A Great Read…

French Dirt High Res.previewYesterday was a really crappy day, weather wise.  Grey, cold and pouring.  It was the perfect opportunity to sit down with a good book.  For a single afternoon inside the warmth of my own small house in New Jersey I was transported to the south of France with it’s impossibly clear light, stone buildings and centuries old traditions.  French Dirt, Richard Goodman’s memoir about making a garden that would exist for only one season is a wonderful read.  Short,  just over 200 pages, it paints a vivid picture of people, a place and the birth and death of a garden.  I am not a literary critic, so I simply say–read it.

Normally I don’t read gardening books just for pleasure–they’re work–but this one came highly recommended by Debra Lee Baldwin via the wonderful blog Gardening Gone Wild so I ordered it–thank you Debra, your tip gave me an afternoon somewhere else in the hot sun in a  distant village and a garden when I was really in the rainy winter in New Jersey.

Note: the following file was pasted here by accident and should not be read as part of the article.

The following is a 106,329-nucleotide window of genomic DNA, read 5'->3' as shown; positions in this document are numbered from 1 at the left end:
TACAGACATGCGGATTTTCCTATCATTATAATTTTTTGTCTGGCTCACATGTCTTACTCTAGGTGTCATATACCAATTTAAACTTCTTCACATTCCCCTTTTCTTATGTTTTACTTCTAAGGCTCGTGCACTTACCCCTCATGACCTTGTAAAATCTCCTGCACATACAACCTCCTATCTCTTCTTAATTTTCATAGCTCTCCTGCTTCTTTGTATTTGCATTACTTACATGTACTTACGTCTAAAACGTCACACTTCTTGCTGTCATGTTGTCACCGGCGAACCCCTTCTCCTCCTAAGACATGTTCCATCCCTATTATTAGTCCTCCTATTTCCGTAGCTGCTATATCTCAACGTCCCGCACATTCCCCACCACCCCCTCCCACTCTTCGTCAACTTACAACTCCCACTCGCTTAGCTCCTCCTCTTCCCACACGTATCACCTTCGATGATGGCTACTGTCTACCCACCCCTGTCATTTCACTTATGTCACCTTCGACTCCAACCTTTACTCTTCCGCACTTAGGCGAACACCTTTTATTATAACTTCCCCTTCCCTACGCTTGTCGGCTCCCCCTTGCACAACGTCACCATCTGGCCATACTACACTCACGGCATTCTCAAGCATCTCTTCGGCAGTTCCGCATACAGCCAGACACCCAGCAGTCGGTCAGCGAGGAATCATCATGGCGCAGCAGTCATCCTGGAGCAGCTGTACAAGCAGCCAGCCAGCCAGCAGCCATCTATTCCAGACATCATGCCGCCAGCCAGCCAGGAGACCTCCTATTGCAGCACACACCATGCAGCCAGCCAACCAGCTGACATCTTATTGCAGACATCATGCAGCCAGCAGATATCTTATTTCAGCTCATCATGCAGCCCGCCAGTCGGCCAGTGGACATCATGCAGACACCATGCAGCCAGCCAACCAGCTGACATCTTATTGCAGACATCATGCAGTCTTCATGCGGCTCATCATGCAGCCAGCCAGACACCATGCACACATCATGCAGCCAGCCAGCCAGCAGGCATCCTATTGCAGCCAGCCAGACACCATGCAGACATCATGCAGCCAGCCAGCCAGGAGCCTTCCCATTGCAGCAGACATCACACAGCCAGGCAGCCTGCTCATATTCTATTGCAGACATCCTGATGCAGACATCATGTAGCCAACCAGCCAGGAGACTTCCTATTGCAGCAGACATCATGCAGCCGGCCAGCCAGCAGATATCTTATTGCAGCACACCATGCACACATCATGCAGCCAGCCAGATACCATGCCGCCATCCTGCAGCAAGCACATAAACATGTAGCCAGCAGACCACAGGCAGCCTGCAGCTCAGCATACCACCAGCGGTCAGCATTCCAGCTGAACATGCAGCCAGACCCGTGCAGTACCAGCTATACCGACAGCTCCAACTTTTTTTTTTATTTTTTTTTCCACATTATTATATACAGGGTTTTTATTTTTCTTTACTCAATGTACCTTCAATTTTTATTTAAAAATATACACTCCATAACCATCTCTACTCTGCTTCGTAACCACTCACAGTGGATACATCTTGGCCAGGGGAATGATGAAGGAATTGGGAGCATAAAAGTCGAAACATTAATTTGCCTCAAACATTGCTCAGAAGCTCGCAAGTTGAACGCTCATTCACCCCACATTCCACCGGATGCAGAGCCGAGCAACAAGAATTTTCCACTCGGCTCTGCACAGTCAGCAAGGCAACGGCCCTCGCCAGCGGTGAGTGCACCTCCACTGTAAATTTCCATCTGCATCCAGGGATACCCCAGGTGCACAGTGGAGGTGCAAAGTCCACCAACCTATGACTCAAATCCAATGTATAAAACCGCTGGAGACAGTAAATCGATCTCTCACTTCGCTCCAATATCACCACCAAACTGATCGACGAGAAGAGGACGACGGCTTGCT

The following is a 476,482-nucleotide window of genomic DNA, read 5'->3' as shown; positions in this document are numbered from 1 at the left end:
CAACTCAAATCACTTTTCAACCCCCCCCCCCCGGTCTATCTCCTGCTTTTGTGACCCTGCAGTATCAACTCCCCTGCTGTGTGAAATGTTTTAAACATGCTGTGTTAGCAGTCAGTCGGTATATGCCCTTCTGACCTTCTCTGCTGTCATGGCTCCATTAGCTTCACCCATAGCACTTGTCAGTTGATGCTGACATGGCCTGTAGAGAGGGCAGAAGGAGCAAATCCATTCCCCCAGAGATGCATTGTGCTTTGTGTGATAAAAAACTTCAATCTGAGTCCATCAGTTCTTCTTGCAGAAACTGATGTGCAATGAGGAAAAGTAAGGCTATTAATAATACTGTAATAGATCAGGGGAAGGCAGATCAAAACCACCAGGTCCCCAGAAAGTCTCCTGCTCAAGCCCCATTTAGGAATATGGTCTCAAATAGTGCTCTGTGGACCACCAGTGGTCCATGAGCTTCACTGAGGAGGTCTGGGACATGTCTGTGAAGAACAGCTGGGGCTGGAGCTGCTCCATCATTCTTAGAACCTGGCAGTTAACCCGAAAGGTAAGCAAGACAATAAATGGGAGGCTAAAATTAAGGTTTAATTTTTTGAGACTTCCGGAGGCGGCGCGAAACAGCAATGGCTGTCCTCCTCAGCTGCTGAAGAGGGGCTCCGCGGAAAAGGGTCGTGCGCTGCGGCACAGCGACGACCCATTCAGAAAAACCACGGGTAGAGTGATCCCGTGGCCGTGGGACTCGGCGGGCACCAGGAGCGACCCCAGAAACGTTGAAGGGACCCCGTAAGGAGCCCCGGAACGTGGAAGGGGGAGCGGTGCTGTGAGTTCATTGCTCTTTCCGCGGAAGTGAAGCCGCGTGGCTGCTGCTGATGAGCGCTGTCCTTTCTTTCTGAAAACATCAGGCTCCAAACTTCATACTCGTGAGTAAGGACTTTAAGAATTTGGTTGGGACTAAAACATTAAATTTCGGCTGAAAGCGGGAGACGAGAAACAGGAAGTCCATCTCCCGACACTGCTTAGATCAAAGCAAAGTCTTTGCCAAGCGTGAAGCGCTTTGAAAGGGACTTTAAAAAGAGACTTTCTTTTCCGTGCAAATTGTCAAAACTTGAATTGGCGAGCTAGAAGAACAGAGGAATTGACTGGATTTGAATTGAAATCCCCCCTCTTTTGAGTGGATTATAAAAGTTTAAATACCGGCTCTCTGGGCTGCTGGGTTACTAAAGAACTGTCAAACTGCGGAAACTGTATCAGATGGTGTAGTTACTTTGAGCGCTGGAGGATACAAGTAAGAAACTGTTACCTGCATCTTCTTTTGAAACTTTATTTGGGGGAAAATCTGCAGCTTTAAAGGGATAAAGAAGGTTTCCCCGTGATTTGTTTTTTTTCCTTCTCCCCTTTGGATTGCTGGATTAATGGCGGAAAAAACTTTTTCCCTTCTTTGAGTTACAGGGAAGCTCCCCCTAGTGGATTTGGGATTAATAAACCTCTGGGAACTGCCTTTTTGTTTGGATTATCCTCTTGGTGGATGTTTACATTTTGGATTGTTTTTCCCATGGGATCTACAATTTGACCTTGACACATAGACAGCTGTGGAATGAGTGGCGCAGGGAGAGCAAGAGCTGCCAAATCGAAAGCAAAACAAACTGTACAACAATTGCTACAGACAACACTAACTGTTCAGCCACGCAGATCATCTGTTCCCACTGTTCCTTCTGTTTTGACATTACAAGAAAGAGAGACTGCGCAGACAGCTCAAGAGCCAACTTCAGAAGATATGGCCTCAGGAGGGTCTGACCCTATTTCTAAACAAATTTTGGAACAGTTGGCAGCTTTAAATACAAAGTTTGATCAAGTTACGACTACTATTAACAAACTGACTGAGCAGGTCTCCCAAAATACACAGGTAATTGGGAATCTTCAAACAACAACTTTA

3 thoughts on “A Great Read…

  1. You’re welcome, Susan. Emily Dickinson wrote, “There is no frigate like a book.” In our day, frigates are jets, but books still work their magic…and cost a lot less than airfare.

    There are many times in my life when I’ve relied on a great read to transport me far, far away. Thanks again, Debra.

  2. Your post reminds me of the book Under the Tuscan Sun. The 300-year-old villa was called Bramasol — which roughly translated means “that which years for the sun.” Just saying it … bramasol … makes me happy. As happy as any good book makes me.

    peace & love

    That’s another of my favorite books. I’m a sucker for a good memoir.–S

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